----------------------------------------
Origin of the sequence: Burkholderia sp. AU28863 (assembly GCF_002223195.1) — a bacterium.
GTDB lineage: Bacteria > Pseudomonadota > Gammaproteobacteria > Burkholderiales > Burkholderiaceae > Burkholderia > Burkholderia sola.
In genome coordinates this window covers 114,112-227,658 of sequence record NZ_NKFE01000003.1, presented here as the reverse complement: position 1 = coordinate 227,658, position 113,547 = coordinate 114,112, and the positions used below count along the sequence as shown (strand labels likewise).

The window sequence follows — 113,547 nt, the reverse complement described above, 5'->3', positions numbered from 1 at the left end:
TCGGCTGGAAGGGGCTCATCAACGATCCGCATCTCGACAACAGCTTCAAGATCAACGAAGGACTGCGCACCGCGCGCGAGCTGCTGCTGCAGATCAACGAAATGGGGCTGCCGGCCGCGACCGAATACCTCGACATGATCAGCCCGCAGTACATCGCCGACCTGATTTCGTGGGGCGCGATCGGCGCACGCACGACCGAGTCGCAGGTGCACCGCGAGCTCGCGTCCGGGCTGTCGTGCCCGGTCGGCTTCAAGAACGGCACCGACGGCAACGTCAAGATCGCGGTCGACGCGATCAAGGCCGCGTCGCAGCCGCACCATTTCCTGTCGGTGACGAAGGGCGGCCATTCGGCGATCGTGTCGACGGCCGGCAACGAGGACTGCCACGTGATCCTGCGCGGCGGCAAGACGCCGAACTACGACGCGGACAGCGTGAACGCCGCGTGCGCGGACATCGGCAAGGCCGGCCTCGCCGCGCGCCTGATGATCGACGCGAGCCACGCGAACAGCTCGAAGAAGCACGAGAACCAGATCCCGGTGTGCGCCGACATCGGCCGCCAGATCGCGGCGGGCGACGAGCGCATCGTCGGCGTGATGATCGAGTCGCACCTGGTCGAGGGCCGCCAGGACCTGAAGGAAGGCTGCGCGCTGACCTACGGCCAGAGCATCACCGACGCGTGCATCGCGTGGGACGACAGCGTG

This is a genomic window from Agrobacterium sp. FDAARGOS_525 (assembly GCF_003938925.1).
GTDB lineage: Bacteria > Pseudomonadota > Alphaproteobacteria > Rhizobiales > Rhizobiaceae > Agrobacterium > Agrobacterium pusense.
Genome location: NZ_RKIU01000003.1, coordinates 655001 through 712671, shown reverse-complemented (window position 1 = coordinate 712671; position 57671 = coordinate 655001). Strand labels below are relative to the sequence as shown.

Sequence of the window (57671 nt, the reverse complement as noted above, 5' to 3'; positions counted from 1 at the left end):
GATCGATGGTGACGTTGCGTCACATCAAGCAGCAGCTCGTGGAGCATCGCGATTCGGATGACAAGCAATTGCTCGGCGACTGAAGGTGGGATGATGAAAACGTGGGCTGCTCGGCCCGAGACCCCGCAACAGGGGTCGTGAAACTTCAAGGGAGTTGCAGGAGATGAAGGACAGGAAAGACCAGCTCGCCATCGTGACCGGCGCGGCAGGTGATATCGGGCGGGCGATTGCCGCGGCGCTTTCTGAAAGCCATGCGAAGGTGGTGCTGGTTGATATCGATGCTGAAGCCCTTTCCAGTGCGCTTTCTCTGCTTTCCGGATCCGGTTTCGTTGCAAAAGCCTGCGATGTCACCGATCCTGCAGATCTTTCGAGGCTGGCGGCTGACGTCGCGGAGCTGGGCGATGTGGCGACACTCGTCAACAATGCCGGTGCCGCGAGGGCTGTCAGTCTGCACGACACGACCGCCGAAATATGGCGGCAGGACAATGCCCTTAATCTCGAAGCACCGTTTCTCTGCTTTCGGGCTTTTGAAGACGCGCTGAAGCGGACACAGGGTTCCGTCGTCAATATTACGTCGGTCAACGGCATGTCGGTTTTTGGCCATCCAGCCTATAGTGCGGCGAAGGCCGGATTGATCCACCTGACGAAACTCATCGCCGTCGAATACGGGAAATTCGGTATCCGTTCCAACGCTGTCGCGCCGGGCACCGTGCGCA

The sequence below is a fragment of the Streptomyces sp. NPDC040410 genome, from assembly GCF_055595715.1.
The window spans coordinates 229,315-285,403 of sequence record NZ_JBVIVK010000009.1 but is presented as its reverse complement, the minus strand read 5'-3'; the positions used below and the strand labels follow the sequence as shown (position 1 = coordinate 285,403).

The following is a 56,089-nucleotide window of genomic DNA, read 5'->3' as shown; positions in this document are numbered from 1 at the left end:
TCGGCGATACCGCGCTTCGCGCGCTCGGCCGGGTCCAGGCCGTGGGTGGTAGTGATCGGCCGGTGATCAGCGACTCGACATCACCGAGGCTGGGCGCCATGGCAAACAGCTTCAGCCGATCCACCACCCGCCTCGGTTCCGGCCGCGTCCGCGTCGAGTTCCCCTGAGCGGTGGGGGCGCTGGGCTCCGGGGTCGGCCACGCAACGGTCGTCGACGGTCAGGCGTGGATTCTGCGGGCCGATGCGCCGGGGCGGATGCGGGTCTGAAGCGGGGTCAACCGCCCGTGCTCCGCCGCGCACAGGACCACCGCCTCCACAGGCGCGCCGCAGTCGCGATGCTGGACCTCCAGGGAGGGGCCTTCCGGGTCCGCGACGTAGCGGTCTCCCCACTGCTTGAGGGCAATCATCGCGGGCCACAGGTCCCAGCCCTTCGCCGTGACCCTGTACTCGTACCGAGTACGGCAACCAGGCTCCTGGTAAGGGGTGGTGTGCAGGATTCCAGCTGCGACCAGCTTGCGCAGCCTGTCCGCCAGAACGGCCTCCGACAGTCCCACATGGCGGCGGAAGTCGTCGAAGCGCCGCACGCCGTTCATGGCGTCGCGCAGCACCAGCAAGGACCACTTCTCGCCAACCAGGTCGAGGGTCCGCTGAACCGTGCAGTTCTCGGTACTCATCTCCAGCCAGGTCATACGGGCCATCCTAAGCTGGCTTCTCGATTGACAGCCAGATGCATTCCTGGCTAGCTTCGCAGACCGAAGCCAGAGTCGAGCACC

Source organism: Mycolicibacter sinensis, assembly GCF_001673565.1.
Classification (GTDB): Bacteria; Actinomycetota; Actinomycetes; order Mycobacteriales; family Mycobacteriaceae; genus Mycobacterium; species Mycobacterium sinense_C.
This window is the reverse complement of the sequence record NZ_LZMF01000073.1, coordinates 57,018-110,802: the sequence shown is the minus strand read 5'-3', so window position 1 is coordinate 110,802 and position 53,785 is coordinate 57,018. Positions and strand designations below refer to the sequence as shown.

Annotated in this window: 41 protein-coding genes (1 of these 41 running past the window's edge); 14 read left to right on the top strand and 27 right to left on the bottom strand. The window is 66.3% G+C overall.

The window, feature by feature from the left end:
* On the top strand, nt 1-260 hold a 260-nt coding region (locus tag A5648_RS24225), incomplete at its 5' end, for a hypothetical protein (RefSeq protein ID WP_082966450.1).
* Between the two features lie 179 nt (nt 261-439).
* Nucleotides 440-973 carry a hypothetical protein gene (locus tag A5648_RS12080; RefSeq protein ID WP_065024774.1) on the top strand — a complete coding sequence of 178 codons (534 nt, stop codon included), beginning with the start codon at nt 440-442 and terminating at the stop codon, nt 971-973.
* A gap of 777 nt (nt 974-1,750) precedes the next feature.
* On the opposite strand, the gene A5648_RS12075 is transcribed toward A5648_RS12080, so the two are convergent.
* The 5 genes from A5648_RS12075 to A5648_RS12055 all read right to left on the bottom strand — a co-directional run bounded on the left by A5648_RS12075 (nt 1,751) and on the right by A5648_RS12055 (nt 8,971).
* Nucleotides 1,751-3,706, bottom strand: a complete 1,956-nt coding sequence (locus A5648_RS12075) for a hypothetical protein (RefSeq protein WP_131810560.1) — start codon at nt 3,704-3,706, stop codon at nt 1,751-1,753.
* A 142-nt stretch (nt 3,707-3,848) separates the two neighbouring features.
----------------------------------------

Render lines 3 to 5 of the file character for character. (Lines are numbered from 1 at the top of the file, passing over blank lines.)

In genome coordinates this window covers 114,112-227,658 of sequence record NZ_NKFE01000003.1, presented here as the reverse complement: position 1 = coordinate 227,658, position 113,547 = coordinate 114,112, and the positions used below count along the sequence as shown (strand labels likewise).

The window sequence follows — 113,547 nt, the reverse complement described above, 5'->3', positions numbered from 1 at the left end:
TCGGCTGGAAGGGGCTCATCAACGATCCGCATCTCGACAACAGCTTCAAGATCAACGAAGGACTGCGCACCGCGCGCGAGCTGCTGCTGCAGATCAACGAAATGGGGCTGCCGGCCGCGACCGAATACCTCGACATGATCAGCCCGCAGTACATCGCCGACCTGATTTCGTGGGGCGCGATCGGCGCACGCACGACCGAGTCGCAGGTGCACCGCGAGCTCGCGTCCGGGCTGTCGTGCCCGGTCGGCTTCAAGAACGGCACCGACGGCAACGTCAAGATCGCGGTCGACGCGATCAAGGCCGCGTCGCAGCCGCACCATTTCCTGTCGGTGACGAAGGGCGGCCATTCGGCGATCGTGTCGACGGCCGGCAACGAGGACTGCCACGTGATCCTGCGCGGCGGCAAGACGCCGAACTACGACGCGGACAGCGTGAACGCCGCGTGCGCGGACATCGGCAAGGCCGGCCTCGCCGCGCGCCTGATGATCGACGCGAGCCACGCGAACAGCTCGAAGAAGCACGAGAACCAGATCCCGGTGTGCGCCGACATCGGCCGCCAGATCGCGGCGGGCGACGAGCGCATCGTCGGCGTGATGATCGAGTCGCACCTGGTCGAGGGCCGCCAGGACCTGAAGGAAGGCTGCGCGCTGACCTACGGCCAGAGCATCACCGACGCGTGCATCGCGTGGGACGACAGCGTG